SURVEY: Are electric car charging networks gouging the customers=? What’s the right fee to pay?

The question of whether Blink is gouging its customers, or not, raises a set of questions in my mind.  Is that really what Blink is doing?  Do the majority of EV drivers really think Blink is gouging them?  What about the other charging networks?  Maybe what I’m seeing is just the sour grapes of a few noisy people on Facebook, and everyone else is satisfied with Blink?

I don’t really believe that last point, but surely you agree that we need to find out.  This also gives me a chance to try out a service for embedding polls in blog posts.  I’m going to embed several polls in this post that together will act as an open survey/questionnaire.

Maybe, together, we can get to the bottom of what the charging station networks should do to be fair.

Now that we have that out of the way, what about the other charging station networks?

It seems there should be a fee, of some kind, to use an electric car charging station.  If nothing else, fees discourage squatting.

But let’s first try to understand how long the typical charging session lasts.  That will give us context for understanding the fee per hour or per kilowatt.

Now let’s talk about the fee per unit of time or kilowatt hours.

And, what are you currently paying?

Since we’re focusing on Blink, how good is their service?

This is the last question. There are lots of charging networks available, but which are the most popular?

There we go.  Hopefully this will be of use to all of us …  Have fun with the questions, and if you like them please share the survey with your friends.  If you have suggestions let me know in the comment box below.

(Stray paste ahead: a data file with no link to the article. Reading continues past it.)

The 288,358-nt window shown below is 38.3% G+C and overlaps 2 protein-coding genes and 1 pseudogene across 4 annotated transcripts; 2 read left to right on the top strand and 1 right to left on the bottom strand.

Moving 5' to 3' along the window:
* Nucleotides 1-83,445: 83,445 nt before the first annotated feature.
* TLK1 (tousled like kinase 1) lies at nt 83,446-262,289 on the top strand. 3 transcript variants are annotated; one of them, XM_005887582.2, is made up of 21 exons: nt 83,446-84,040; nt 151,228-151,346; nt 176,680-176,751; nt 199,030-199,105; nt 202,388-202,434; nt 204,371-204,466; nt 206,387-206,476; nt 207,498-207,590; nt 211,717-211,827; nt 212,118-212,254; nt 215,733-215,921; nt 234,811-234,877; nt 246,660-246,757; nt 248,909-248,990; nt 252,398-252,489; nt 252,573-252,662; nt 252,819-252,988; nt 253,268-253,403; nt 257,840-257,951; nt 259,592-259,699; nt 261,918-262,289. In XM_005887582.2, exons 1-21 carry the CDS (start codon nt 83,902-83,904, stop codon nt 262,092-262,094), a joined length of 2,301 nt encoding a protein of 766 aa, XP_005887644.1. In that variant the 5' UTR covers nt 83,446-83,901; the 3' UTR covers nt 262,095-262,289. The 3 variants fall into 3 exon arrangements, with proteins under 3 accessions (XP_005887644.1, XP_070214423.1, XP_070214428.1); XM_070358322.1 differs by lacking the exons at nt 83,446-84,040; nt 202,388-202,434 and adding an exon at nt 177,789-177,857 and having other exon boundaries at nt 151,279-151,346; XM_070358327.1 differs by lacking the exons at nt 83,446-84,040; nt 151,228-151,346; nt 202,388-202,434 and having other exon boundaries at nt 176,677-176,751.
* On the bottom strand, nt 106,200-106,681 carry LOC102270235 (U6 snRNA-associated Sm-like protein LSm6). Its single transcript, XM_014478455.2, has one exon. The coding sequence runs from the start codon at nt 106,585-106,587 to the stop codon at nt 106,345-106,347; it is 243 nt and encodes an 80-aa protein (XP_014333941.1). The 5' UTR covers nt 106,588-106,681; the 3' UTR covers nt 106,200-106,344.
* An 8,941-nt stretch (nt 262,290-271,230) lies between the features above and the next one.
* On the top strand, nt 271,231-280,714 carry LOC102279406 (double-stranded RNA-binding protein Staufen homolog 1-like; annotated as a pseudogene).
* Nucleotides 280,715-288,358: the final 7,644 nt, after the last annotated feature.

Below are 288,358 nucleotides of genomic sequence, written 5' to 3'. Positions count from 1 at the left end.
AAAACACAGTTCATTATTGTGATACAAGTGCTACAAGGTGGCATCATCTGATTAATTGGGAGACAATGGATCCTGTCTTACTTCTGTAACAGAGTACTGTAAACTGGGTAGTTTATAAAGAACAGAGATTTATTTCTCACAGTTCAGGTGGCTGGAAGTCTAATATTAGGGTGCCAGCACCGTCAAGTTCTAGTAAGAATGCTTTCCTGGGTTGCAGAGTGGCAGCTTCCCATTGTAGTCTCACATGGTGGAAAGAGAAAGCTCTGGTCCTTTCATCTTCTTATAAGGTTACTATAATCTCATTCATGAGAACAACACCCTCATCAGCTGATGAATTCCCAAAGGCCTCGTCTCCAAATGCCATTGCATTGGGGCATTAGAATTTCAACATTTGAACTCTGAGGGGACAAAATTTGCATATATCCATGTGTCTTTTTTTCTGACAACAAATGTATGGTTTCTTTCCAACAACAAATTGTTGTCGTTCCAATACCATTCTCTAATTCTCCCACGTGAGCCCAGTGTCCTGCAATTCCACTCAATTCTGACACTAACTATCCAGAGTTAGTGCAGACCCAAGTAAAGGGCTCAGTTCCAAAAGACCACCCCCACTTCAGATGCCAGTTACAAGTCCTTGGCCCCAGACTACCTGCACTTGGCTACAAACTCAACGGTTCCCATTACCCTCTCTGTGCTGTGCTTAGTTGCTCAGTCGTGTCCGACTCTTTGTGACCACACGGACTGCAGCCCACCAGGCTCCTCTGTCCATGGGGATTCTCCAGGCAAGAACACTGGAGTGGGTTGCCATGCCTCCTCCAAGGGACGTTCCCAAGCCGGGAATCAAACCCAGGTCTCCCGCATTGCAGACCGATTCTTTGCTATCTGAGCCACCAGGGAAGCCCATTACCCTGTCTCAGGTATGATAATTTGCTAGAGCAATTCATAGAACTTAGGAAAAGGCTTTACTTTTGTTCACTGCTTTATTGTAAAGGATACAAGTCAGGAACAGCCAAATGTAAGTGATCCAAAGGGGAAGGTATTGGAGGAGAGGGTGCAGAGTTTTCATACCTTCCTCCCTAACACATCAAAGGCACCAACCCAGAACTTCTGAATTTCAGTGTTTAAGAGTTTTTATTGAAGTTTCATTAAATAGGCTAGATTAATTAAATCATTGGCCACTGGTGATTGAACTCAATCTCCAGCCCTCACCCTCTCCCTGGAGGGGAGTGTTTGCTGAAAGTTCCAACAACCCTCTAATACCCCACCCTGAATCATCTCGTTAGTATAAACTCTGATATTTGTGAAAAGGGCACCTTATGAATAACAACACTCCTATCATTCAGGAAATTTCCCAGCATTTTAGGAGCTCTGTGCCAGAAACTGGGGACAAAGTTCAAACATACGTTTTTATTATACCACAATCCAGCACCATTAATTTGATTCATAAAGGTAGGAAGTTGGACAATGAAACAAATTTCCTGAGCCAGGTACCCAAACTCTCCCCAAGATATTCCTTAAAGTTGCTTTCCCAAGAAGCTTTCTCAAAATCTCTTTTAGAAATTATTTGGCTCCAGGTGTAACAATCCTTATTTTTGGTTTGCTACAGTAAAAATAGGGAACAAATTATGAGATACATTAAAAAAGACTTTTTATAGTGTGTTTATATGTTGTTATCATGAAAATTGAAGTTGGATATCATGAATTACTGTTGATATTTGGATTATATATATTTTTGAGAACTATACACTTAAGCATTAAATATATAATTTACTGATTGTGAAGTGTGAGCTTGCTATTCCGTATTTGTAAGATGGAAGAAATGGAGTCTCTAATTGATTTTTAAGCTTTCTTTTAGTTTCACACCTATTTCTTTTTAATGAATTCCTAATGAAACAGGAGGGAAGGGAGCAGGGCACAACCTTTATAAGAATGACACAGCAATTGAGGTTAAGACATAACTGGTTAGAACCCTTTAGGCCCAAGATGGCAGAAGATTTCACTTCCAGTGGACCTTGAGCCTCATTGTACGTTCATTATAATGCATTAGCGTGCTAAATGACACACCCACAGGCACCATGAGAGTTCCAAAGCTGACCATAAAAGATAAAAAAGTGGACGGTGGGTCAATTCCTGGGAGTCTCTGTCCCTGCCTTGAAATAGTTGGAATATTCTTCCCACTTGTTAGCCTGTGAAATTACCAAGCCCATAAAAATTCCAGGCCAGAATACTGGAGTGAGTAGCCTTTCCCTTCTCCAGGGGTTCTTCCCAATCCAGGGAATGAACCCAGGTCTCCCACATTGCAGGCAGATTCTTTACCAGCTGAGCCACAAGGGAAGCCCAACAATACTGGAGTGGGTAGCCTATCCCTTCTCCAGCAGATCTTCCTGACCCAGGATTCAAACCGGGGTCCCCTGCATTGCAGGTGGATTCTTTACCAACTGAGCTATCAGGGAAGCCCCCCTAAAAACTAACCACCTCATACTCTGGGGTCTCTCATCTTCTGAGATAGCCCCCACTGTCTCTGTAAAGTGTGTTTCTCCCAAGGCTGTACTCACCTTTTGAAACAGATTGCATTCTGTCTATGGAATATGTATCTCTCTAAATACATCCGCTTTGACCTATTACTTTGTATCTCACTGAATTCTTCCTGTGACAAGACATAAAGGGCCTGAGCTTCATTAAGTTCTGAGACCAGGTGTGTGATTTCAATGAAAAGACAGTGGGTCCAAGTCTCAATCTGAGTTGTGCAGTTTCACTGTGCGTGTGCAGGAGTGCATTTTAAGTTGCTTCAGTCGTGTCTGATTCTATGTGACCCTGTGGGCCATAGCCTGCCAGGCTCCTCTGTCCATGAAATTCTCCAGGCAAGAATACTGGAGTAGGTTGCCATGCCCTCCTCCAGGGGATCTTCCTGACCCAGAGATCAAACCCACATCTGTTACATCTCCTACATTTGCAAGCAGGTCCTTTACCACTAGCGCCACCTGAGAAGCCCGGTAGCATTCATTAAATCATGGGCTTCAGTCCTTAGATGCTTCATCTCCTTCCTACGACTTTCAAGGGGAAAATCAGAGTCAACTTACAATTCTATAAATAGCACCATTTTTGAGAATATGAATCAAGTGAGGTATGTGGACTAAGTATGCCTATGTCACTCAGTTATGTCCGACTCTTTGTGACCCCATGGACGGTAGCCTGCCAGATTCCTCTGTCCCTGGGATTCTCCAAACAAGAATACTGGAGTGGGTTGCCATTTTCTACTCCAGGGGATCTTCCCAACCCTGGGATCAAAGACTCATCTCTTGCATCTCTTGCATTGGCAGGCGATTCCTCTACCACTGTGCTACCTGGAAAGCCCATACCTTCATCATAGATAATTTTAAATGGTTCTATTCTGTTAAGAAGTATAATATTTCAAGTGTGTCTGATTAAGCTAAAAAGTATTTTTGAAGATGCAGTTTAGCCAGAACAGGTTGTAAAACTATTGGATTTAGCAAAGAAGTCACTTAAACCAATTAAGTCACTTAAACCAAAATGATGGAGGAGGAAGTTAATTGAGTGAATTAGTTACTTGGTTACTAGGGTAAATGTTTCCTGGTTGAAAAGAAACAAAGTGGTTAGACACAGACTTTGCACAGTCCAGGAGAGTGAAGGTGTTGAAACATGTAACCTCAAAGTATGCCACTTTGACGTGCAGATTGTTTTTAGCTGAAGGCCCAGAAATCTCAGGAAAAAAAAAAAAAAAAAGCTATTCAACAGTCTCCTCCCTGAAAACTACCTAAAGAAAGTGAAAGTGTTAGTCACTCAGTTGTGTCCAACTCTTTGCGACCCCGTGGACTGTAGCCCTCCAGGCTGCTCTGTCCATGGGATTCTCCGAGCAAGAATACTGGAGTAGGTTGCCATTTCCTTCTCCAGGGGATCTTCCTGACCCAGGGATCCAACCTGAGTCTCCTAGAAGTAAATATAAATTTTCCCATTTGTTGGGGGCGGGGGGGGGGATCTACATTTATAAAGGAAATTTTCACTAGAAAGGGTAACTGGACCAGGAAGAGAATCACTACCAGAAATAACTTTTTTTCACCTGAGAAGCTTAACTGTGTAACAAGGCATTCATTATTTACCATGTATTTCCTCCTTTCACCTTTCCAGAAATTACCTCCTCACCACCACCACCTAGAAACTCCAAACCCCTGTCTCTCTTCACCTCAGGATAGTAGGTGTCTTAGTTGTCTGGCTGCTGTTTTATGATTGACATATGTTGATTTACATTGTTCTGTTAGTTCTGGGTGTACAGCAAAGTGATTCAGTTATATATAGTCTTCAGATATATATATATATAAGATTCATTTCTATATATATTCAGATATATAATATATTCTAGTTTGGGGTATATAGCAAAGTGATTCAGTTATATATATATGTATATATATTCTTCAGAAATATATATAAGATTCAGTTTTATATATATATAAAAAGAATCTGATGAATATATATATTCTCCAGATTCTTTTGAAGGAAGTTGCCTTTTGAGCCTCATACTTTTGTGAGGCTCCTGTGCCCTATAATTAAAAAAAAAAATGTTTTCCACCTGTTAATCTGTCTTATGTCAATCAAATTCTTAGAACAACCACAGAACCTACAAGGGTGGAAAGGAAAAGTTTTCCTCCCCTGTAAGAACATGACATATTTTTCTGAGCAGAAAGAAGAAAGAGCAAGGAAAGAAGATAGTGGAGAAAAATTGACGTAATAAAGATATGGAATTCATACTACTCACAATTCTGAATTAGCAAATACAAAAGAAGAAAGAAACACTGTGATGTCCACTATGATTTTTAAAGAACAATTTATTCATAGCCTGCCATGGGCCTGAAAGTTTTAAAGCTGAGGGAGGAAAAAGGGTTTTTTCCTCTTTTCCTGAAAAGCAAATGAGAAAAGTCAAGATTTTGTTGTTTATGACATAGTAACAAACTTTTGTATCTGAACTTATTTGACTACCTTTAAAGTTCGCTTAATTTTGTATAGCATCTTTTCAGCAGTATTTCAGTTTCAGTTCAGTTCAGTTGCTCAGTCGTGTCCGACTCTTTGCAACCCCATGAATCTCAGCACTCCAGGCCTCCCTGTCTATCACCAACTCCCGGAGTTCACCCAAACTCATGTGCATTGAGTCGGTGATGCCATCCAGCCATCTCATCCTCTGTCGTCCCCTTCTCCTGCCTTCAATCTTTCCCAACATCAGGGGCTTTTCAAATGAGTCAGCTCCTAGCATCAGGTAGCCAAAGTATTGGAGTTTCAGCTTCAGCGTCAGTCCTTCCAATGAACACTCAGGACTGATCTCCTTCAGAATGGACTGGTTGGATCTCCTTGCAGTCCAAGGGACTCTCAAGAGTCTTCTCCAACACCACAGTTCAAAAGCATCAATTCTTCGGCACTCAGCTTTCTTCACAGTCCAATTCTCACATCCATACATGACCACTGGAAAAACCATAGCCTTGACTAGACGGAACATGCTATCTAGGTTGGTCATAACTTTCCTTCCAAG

About David Herron

David Herron is a writer and software engineer living in Silicon Valley. He primarily writes about electric vehicles, clean energy systems, climate change, peak oil and related issues. When not writing he indulges in software projects and is sometimes employed as a software engineer. David has written for sites like PlugInCars and TorqueNews, and worked for companies like Sun Microsystems and Yahoo.

About David Herron

David Herron is a writer and software engineer living in Silicon Valley. He primarily writes about electric vehicles, clean energy systems, climate change, peak oil and related issues. When not writing he indulges in software projects and is sometimes employed as a software engineer. David has written for sites like PlugInCars and TorqueNews, and worked for companies like Sun Microsystems and Yahoo.

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